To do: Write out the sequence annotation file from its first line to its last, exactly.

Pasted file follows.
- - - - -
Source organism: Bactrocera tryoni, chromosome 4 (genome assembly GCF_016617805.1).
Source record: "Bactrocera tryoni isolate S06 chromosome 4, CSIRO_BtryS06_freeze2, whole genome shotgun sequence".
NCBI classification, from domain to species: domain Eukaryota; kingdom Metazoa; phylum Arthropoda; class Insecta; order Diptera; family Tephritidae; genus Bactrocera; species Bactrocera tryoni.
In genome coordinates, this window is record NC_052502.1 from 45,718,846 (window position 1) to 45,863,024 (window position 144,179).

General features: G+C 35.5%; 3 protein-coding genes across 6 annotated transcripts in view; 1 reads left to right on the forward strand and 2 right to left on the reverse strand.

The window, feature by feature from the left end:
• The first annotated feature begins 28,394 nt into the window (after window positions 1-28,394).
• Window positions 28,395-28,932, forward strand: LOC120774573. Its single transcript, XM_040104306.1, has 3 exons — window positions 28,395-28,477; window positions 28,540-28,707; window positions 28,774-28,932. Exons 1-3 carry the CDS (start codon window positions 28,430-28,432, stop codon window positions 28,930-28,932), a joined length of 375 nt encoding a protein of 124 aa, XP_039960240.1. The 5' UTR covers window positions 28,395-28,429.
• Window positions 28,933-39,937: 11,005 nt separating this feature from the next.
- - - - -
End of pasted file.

Source organism: Bactrocera tryoni, chromosome 4 (genome assembly GCF_016617805.1).
Source record: "Bactrocera tryoni isolate S06 chromosome 4, CSIRO_BtryS06_freeze2, whole genome shotgun sequence".
NCBI classification, from domain to species: domain Eukaryota; kingdom Metazoa; phylum Arthropoda; class Insecta; order Diptera; family Tephritidae; genus Bactrocera; species Bactrocera tryoni.
In genome coordinates, this window is record NC_052502.1 from 45,718,846 (window position 1) to 45,863,024 (window position 144,179).

General features: G+C 35.5%; 3 protein-coding genes across 6 annotated transcripts in view; 1 reads left to right on the forward strand and 2 right to left on the reverse strand.

The window, feature by feature from the left end:
• The first annotated feature begins 28,394 nt into the window (after window positions 1-28,394).
• Window positions 28,395-28,932, forward strand: LOC120774573. Its single transcript, XM_040104306.1, has 3 exons — window positions 28,395-28,477; window positions 28,540-28,707; window positions 28,774-28,932. Exons 1-3 carry the CDS (start codon window positions 28,430-28,432, stop codon window positions 28,930-28,932), a joined length of 375 nt encoding a protein of 124 aa, XP_039960240.1. The 5' UTR covers window positions 28,395-28,429.
• Window positions 28,933-39,937: 11,005 nt separating this feature from the next.